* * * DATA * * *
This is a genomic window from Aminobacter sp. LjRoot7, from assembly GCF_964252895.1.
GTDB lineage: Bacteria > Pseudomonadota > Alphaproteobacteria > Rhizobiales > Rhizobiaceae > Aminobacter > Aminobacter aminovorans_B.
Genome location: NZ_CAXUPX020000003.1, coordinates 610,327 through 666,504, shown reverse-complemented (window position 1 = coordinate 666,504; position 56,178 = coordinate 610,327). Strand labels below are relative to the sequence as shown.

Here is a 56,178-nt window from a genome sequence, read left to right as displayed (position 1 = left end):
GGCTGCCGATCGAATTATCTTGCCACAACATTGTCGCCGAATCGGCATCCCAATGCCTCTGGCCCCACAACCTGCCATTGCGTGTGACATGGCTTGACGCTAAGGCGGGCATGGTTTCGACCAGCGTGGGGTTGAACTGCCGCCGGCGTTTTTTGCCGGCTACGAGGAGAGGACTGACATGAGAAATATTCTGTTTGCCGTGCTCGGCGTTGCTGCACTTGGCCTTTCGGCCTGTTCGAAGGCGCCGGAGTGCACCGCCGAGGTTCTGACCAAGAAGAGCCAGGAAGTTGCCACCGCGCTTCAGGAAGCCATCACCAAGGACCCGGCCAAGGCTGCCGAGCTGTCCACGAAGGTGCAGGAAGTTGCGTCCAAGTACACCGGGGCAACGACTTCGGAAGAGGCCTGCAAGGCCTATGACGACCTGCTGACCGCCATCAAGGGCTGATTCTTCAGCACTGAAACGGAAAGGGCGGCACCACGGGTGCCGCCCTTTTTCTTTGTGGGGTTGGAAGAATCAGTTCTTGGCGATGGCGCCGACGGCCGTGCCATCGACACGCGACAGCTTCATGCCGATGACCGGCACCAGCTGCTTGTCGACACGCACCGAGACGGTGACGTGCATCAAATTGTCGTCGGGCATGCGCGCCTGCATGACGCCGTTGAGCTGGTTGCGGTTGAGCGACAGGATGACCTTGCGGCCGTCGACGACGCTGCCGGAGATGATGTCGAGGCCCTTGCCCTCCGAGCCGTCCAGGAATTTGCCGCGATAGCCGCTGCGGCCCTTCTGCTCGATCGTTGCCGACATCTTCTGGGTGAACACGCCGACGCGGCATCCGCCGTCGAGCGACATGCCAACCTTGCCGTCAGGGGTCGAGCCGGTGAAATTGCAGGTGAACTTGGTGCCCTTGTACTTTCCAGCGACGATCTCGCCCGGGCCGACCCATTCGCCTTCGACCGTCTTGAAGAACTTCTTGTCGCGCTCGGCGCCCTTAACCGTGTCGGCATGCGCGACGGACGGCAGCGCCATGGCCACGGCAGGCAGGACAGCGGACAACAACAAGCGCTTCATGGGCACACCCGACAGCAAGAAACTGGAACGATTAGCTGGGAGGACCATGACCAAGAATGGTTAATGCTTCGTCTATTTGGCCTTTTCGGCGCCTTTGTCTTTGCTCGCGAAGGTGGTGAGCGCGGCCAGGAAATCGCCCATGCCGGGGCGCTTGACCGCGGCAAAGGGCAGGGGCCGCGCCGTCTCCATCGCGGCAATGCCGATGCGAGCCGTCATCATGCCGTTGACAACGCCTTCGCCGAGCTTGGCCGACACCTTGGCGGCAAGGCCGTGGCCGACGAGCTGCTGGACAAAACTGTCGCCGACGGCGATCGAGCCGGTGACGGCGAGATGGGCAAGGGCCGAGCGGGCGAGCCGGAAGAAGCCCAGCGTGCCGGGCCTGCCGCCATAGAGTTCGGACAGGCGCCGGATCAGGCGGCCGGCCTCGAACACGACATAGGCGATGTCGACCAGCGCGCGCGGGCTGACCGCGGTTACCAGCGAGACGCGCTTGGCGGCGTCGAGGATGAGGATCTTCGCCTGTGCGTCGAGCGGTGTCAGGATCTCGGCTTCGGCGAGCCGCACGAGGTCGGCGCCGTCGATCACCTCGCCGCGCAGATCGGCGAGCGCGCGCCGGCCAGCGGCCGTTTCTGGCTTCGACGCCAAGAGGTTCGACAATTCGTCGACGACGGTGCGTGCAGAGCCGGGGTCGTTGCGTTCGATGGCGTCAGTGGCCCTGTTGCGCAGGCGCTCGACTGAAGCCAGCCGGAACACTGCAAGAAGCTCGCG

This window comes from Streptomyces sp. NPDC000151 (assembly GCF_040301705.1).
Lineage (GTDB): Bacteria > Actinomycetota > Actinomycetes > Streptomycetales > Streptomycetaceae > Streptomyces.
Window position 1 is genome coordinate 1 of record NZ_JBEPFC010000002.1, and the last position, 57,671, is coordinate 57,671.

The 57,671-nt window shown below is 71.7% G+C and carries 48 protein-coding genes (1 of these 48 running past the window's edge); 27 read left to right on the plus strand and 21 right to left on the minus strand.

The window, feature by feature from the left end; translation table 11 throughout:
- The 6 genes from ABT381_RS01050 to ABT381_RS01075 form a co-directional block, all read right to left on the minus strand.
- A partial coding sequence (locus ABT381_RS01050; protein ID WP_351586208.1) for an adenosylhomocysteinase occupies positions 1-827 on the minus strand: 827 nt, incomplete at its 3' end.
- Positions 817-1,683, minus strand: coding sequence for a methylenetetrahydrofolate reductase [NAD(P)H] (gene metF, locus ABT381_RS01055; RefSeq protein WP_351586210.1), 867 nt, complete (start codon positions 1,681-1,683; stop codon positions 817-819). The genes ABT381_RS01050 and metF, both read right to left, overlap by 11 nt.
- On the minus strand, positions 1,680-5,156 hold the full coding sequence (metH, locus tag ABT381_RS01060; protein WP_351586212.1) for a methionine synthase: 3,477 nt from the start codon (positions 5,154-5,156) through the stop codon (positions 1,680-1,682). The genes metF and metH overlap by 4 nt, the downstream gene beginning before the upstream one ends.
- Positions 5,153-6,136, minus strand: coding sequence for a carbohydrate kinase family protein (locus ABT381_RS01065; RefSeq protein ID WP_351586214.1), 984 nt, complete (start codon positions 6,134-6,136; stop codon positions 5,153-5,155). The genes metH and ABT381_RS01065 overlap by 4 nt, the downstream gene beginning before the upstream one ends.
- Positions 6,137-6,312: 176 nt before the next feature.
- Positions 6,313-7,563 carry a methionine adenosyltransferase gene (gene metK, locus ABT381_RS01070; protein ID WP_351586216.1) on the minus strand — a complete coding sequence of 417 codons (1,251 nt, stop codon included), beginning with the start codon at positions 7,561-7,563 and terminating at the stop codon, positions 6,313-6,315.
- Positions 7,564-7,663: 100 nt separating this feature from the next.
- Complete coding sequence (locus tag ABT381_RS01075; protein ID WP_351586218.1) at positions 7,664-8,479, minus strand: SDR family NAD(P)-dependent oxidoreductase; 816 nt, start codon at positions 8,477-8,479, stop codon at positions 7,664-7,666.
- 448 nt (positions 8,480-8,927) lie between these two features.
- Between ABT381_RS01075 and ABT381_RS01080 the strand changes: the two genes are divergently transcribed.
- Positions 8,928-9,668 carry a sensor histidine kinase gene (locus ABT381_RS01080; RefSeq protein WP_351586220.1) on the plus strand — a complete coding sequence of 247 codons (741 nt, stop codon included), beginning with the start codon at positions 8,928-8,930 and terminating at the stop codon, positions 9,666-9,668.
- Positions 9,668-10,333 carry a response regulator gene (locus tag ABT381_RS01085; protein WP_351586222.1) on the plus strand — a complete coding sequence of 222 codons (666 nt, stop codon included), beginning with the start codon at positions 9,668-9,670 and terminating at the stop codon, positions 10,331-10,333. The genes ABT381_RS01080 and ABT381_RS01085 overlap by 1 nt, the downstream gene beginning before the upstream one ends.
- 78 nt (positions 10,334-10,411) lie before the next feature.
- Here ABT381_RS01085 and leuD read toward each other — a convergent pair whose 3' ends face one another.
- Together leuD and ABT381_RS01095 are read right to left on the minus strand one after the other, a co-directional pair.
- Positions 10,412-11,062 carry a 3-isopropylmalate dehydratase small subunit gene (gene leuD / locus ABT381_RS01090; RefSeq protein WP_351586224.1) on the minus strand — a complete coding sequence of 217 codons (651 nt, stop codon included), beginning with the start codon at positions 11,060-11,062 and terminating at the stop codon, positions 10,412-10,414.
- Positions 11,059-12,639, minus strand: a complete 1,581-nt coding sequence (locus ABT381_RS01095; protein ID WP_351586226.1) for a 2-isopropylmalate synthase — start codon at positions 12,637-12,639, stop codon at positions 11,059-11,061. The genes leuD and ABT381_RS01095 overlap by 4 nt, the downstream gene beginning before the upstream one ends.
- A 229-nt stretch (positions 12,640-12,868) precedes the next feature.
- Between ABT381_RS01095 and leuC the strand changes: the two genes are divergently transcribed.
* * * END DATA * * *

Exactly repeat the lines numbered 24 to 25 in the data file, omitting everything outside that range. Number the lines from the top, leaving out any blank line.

- 78 nt (positions 10,334-10,411) lie before the next feature.
- Here ABT381_RS01085 and leuD read toward each other — a convergent pair whose 3' ends face one another.